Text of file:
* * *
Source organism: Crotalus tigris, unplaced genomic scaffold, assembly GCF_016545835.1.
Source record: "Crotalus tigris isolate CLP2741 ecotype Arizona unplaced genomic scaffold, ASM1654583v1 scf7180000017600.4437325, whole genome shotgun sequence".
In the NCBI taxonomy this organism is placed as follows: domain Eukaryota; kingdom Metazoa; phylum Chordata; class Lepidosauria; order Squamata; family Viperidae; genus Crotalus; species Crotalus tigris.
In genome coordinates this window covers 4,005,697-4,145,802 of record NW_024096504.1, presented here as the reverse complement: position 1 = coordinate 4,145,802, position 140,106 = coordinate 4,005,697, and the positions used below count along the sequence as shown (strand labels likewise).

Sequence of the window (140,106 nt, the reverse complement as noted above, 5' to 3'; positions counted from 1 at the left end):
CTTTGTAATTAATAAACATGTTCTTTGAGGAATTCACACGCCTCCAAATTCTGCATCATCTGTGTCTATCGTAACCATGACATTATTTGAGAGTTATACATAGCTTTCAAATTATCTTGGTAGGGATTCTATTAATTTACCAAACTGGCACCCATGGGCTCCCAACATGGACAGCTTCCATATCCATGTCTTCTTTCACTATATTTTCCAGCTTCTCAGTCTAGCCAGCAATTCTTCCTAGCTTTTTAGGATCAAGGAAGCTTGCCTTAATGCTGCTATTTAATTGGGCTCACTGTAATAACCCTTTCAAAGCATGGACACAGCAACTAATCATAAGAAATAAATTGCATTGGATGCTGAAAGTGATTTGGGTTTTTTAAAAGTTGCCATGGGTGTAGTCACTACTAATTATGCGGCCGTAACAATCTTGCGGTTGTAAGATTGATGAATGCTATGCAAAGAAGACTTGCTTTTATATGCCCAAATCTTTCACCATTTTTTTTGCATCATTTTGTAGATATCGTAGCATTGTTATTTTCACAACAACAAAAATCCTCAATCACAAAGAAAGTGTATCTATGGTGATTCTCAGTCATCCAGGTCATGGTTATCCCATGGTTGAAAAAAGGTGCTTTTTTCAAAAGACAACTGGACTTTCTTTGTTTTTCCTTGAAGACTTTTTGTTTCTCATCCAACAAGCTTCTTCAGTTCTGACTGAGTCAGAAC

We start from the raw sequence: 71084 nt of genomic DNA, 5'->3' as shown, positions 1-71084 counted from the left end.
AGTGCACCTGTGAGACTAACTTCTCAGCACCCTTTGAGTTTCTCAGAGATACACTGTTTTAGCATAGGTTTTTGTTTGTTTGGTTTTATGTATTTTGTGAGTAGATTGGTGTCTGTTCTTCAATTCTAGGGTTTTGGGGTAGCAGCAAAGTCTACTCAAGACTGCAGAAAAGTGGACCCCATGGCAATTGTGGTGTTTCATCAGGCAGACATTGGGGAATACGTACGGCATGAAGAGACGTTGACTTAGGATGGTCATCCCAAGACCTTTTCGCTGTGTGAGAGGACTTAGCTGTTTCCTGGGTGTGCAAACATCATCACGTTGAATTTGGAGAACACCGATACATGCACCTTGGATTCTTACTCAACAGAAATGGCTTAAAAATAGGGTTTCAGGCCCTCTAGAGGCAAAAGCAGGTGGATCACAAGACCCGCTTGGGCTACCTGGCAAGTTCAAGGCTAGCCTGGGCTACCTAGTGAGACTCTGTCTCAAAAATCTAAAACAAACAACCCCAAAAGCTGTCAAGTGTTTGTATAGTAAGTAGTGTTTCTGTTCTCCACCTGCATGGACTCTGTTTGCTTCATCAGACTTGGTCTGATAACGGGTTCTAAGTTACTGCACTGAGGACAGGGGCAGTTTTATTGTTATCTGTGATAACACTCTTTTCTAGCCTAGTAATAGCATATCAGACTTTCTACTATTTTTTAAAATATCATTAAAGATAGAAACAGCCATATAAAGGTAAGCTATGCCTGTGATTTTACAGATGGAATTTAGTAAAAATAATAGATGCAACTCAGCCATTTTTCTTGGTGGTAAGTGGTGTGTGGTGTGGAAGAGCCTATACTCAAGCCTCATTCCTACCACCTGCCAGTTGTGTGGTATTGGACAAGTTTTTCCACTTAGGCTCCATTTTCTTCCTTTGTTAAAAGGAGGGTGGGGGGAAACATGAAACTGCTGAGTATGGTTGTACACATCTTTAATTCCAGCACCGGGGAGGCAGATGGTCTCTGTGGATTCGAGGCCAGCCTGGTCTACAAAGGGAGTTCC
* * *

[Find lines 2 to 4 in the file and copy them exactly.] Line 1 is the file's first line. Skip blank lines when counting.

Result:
Source record: "Crotalus tigris isolate CLP2741 ecotype Arizona unplaced genomic scaffold, ASM1654583v1 scf7180000017600.4437325, whole genome shotgun sequence".
In the NCBI taxonomy this organism is placed as follows: domain Eukaryota; kingdom Metazoa; phylum Chordata; class Lepidosauria; order Squamata; family Viperidae; genus Crotalus; species Crotalus tigris.
In genome coordinates this window covers 4,005,697-4,145,802 of record NW_024096504.1, presented here as the reverse complement: position 1 = coordinate 4,145,802, position 140,106 = coordinate 4,005,697, and the positions used below count along the sequence as shown (strand labels likewise).